Stories from the Stringam Family Ranches of Southern Alberta

From the 50s and 60s to today . . .

Saturday, May 15, 2021

Being Smart


It was a glorious day.

Barb and her four-year-old grandson, (hereinafter known as GS) had spent their precious time together visiting. Laughing. Playing games.

And the all-important ‘thing-I-want-to-try-most-Gramma!’, baking.

Chocolate chip cookies were largely indicated.

There was just one tiny problem . . . Gramma was out of chocolate chips.


Not to be discouraged, Gramma and GS made a second, even more thorough, search of the ‘normally chocolate-chip rich’ cupboards.

Same result.

What to do? What to do?

“Hmmm . . .” Gramma said. “I do have these!” She held up a package of Smarties.

(Side note: For those of you not from Canada, Smarties are a handy-dandy little treat consisting of chocolate encased in a ‘melts-in-your-mouth-not-in-your-hand’ colourful candy coating. Yummmy! And Also: at the telling of this story, ‘Smartie Cookies’ were not yet a ‘thing’.)

GS looked at them a little dubiously.

I mean, he loved them as a treat, but in cookies?

Unheard of.

Gramma shook the package. “Eating them will make you smarter!”

He smiled.

Discussion won.

The two got busy and a short time later, mounds of sweet-smelling cookies were emerging from the depths of Gramma’s cavernous oven.

Gramma set a plateful on the table and she and GS pulled up their chairs. Each grabbed a warm cookie and took that first, highly-anticipated bite.

‘Hey!’ Gramma thought. ‘I think we’re onto something!’

GS chewed and swallowed. His eyes widened. “Gramma!” he whispered loudly. “I feel smarter!”

Hmmm . . . just a thought, but maybe we could make these and distribute them widely.

I know a few of us could certainly use them!

Recipe available on request . . .


Friday, May 14, 2021

Saving Gwen

I don’t remember coming home. I’m quite sure I must have done so at some point because I’m presently (and pleasantly) perched on the couch, staring dreamily out the window.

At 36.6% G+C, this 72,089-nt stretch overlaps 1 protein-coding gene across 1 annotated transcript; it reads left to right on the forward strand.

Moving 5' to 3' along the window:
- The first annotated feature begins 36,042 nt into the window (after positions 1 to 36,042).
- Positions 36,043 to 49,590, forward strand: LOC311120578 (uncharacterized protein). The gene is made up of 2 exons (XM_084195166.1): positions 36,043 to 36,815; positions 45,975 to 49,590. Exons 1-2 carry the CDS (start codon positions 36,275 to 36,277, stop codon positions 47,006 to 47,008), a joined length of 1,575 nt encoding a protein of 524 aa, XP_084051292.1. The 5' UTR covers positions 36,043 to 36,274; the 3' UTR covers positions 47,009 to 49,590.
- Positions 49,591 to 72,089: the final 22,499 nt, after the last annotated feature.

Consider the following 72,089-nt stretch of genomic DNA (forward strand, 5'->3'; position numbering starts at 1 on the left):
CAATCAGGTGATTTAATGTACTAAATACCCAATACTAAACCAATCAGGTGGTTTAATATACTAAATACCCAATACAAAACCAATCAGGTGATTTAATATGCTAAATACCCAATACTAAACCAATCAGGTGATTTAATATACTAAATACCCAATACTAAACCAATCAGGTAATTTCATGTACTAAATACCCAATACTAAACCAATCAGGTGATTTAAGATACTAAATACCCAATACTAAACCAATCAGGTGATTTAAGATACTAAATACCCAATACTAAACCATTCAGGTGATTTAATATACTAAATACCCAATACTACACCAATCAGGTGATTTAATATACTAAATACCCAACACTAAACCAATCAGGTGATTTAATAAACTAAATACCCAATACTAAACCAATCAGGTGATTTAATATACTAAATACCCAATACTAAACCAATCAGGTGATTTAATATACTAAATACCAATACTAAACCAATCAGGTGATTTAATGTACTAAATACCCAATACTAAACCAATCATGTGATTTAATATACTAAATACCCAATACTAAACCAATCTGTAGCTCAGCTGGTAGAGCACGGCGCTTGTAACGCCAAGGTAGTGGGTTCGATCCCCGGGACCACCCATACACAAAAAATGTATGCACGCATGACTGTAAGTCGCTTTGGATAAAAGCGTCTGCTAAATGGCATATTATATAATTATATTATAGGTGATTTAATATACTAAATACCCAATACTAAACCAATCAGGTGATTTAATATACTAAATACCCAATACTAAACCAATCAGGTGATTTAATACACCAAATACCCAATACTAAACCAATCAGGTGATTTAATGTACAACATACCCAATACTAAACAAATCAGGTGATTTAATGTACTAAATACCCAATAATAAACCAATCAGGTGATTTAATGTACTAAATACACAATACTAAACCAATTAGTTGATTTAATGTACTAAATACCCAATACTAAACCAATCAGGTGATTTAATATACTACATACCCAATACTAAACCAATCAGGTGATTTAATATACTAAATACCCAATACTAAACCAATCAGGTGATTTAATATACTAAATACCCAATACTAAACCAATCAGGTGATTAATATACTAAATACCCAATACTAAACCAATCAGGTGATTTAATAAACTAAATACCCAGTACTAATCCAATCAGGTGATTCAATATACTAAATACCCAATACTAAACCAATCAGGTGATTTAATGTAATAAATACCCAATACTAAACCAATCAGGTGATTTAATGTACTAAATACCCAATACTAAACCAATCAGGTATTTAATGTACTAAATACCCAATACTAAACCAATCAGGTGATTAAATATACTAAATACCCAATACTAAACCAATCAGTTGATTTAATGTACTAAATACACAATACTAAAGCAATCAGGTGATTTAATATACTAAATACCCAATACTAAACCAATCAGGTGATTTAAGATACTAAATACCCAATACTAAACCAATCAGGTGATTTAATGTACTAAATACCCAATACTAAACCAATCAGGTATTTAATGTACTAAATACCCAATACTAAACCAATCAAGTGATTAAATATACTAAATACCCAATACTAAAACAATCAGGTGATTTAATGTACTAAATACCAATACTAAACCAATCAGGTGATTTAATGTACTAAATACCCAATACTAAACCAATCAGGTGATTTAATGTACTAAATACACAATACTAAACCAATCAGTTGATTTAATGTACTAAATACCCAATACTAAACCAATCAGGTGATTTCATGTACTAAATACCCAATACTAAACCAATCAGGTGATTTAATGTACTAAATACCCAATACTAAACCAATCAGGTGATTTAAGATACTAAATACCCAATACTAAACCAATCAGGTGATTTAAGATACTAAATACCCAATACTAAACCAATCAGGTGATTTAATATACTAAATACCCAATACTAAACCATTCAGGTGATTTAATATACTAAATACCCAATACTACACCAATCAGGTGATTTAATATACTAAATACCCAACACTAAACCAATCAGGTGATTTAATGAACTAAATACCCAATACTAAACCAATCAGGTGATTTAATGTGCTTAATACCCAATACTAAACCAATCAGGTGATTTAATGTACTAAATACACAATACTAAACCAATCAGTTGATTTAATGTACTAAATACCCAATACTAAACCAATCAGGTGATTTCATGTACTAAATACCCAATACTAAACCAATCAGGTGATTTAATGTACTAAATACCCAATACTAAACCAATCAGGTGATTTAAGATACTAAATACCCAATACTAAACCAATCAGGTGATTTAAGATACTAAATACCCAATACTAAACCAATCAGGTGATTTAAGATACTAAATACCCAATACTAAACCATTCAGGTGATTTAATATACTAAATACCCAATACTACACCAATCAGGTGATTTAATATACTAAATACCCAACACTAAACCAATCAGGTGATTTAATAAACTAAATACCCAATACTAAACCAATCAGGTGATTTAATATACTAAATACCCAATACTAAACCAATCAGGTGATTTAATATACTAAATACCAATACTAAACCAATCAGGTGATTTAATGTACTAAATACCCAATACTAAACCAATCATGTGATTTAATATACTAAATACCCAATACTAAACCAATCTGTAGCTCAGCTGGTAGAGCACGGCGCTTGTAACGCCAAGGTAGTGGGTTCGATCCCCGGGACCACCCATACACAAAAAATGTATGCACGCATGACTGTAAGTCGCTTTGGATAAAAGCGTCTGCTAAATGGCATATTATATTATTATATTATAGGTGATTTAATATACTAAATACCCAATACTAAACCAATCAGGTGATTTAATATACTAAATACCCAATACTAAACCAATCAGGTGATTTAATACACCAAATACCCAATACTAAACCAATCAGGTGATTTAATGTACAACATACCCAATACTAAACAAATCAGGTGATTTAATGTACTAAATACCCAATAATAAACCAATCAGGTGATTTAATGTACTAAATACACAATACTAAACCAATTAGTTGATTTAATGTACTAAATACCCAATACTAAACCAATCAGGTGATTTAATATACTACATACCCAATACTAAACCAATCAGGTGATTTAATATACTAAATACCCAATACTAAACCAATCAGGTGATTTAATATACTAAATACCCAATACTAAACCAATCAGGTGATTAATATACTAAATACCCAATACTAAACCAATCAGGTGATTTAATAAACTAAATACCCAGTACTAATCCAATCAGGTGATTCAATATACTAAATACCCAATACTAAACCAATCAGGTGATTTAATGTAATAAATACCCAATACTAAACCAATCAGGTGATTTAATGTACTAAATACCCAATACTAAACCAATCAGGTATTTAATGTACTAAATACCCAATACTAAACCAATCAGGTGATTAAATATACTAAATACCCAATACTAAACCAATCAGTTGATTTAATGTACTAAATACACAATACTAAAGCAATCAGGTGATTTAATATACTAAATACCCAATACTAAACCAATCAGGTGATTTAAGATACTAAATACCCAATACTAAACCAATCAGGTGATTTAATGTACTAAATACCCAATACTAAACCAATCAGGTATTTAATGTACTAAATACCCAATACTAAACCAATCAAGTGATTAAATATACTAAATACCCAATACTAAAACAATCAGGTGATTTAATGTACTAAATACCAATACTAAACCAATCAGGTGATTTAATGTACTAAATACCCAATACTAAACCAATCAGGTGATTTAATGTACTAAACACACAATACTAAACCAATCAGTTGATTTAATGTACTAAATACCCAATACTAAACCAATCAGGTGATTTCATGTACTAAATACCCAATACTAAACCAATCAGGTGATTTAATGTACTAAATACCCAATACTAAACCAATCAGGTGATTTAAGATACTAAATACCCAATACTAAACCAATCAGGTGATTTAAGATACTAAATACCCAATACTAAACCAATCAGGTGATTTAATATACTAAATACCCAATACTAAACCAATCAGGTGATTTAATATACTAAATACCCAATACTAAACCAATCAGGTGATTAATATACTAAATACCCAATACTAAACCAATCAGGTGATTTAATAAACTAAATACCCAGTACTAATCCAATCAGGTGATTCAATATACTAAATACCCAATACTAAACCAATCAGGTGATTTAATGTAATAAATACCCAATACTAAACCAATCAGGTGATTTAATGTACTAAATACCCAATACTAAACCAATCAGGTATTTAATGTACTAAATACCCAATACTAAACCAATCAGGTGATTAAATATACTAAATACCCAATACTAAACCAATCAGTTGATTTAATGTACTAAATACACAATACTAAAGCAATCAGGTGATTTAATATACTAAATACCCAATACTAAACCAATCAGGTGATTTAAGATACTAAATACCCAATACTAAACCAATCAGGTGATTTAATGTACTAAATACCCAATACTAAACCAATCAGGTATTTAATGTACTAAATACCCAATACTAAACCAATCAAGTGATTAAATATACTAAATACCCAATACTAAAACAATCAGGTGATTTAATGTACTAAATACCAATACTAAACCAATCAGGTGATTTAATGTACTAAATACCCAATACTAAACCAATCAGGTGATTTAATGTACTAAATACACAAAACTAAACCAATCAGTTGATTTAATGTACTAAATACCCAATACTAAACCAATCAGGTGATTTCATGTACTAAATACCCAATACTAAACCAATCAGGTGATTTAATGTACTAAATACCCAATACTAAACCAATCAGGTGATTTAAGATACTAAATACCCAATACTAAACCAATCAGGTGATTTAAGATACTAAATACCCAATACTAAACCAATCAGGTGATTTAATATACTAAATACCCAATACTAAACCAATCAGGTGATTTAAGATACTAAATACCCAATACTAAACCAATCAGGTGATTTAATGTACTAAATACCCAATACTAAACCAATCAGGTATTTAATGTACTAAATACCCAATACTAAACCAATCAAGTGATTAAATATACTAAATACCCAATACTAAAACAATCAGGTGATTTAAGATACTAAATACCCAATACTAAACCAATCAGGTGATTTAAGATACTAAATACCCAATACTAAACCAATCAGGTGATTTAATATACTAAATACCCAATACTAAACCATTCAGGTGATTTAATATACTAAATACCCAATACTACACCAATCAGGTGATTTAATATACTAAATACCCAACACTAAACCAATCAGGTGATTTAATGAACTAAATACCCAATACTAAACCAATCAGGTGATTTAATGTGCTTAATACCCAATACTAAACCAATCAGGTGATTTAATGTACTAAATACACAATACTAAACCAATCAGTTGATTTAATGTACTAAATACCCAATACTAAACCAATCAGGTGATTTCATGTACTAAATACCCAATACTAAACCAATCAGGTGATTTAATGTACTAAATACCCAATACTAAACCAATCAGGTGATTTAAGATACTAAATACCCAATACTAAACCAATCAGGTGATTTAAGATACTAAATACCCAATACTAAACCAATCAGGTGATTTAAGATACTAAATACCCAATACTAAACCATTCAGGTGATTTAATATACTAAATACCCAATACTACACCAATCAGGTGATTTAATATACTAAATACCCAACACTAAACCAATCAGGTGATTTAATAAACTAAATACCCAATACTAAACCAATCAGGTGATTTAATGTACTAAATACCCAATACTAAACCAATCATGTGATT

Sally, Mort and Scary Gary, are out there, playing some sort of game in which tennis balls, golf clubs, several plastic cups and a large rock feature prominently.

Yeah, I’m not getting it, either.

But I do know that with balls AND clubs in the mix, this can’t end well . . .

I could hear Mom in her room at the top of the stairs. (This house has really good acoustics for listening in on others’ conversations. Just FYI.)

“No, I’m not what you’d call ‘computer literate’. Mom was saying. “I sincerely need training!” Then, “Seriously? No, we each had our vaccination a couple of months ago, when they first rolled them out. The CDC sent a nurse right to our house. Something about Sally being enough of a global threat without adding the whole COVID 19 disaster to the mix.”

She paused. Then laughed. “Right. All of us. I guess they felt as long as they were vaccinating her, they may as well do the same for the poor schmucks who live with her.” Another pause and she laughed again. “Okay, you're right. Those weren’t their real words, but I’m pretty sure I know what they were thinking!” She sighed. “Never a boring moment.”

You have to know Mom usually doesn’t criticize her girls like this. I think she was still steamed about the window. And the TV. And . . .

Never mind . . .

And I don’t know about you, but I was tending to agree with her assessment.

My phone rang and I looked at it hopefully.

Peter (or my Lincoln Park Saviour, as I now call him), said when he took my deets, that he would call.

But, you know, in ‘boy’ time, that could be . . . any time between birth and death.

I had just gotten in.

And my phone was ringing.

Could it be . . .?

I grabbed it. Oh, Lordy Gordy, it was!

Every ounce of calm, cool, and collected that I had ever possessed instantly fled.

I punched wildly at the button, finally managing to connect on the third try.

“H-Hello?” I said a trifle breathlessly.

Okay, in writing that, I’m wondering what ‘a trifle breathlessly’ even means. Certainly, it sounds great in a romance novel. In reality, it’s the condition wherein your breath has bypassed your vocal cords completely and all that left is the tired wheeze of escaping air—like a broken pump organ.